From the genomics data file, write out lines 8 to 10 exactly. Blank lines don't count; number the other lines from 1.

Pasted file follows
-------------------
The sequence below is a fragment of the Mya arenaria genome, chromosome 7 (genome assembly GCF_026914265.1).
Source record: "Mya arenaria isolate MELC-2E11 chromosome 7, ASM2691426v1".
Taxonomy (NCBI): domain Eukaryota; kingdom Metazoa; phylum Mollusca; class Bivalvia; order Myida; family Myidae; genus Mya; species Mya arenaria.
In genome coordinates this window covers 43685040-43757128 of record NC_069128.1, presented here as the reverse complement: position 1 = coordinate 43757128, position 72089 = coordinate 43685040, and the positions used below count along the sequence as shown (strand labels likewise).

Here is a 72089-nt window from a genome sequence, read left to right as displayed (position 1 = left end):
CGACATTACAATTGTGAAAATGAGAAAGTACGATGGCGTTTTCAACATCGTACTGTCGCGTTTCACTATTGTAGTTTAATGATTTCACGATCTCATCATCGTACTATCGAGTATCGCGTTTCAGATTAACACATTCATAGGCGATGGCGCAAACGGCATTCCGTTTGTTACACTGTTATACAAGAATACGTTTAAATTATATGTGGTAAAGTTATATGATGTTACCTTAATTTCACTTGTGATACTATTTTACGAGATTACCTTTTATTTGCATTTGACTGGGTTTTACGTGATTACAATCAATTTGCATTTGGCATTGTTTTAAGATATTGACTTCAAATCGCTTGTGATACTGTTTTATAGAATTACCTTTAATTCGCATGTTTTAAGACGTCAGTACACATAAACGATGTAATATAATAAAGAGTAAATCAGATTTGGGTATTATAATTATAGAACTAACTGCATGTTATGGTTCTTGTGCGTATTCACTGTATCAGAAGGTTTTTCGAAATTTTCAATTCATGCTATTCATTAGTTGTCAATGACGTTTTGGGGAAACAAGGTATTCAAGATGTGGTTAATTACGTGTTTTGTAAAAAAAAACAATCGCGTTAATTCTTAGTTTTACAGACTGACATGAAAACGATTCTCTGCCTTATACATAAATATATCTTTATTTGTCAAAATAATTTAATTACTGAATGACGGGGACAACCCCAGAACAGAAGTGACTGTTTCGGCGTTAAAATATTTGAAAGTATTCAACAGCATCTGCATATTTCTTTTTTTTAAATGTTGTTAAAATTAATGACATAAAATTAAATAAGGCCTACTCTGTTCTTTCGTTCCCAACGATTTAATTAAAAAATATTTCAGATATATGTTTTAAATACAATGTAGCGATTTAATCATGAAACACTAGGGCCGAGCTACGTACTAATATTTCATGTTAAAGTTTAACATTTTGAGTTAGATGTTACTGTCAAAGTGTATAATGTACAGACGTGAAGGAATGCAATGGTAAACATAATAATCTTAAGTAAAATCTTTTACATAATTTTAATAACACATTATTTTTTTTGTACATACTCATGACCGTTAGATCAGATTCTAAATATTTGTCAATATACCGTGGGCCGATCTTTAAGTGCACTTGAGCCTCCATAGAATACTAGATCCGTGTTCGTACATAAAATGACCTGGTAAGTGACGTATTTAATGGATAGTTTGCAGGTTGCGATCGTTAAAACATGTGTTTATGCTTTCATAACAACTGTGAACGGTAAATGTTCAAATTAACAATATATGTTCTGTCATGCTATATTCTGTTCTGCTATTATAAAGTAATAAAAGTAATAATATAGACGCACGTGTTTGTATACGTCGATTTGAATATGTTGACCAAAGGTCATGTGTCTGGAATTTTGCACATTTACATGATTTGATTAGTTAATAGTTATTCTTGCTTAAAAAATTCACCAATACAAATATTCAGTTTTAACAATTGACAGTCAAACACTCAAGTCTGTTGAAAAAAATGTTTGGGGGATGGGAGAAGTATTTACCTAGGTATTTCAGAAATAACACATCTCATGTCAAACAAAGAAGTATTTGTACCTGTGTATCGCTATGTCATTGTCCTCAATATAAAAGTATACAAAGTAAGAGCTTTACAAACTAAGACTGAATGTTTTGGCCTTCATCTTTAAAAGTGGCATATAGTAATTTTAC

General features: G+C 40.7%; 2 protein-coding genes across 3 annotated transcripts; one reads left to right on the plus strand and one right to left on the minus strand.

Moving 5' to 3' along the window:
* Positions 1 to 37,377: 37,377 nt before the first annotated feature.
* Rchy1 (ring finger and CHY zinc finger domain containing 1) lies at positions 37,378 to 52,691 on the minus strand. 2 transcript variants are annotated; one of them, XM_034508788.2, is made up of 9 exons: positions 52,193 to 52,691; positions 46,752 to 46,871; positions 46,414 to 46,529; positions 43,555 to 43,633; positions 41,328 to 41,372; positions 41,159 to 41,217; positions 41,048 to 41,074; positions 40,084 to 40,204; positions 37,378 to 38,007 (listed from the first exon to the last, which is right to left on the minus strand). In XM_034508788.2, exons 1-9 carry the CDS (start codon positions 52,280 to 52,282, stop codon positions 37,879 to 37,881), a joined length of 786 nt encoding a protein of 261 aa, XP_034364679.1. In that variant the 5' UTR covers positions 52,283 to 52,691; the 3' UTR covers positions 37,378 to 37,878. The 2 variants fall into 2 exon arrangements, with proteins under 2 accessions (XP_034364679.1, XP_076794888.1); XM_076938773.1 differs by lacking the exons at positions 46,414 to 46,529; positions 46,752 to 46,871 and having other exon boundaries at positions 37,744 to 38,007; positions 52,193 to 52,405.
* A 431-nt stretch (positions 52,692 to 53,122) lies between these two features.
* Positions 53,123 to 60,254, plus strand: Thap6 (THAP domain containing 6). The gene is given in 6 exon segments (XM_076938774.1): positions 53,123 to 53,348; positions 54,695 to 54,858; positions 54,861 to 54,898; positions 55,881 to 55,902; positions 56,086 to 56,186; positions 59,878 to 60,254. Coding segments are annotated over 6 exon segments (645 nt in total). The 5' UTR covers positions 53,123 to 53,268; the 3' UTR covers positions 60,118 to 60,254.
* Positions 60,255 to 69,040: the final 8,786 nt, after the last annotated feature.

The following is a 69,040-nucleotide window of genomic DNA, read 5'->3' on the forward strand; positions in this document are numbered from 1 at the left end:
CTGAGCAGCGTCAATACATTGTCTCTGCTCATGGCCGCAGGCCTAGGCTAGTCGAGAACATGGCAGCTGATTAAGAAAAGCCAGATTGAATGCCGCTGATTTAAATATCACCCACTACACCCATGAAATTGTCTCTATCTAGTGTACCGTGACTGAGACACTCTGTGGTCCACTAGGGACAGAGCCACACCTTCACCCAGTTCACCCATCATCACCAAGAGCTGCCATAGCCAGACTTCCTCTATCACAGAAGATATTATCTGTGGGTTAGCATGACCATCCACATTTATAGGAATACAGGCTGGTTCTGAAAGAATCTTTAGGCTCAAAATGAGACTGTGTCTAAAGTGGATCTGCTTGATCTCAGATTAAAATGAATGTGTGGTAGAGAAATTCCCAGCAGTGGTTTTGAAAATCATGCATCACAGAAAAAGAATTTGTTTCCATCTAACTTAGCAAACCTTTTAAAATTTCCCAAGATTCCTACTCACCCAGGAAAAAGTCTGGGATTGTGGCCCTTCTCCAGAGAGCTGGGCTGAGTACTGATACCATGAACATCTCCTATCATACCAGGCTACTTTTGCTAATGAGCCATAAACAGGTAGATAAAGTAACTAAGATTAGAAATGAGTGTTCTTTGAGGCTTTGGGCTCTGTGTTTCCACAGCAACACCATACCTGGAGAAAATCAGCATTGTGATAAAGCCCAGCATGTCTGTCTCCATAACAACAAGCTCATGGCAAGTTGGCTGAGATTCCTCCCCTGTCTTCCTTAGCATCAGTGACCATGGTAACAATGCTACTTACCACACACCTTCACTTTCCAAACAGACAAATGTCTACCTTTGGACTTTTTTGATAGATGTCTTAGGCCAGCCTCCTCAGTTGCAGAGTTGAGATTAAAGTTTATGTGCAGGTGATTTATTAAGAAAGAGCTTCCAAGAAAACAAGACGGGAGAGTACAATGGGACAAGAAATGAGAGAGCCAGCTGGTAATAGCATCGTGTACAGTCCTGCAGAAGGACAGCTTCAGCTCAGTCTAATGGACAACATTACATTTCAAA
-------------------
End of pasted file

Moving 5' to 3' along the window:
* Positions 1 to 37,377: 37,377 nt before the first annotated feature.
* Rchy1 (ring finger and CHY zinc finger domain containing 1) lies at positions 37,378 to 52,691 on the minus strand. 2 transcript variants are annotated; one of them, XM_034508788.2, is made up of 9 exons: positions 52,193 to 52,691; positions 46,752 to 46,871; positions 46,414 to 46,529; positions 43,555 to 43,633; positions 41,328 to 41,372; positions 41,159 to 41,217; positions 41,048 to 41,074; positions 40,084 to 40,204; positions 37,378 to 38,007 (listed from the first exon to the last, which is right to left on the minus strand). In XM_034508788.2, exons 1-9 carry the CDS (start codon positions 52,280 to 52,282, stop codon positions 37,879 to 37,881), a joined length of 786 nt encoding a protein of 261 aa, XP_034364679.1. In that variant the 5' UTR covers positions 52,283 to 52,691; the 3' UTR covers positions 37,378 to 37,878. The 2 variants fall into 2 exon arrangements, with proteins under 2 accessions (XP_034364679.1, XP_076794888.1); XM_076938773.1 differs by lacking the exons at positions 46,414 to 46,529; positions 46,752 to 46,871 and having other exon boundaries at positions 37,744 to 38,007; positions 52,193 to 52,405.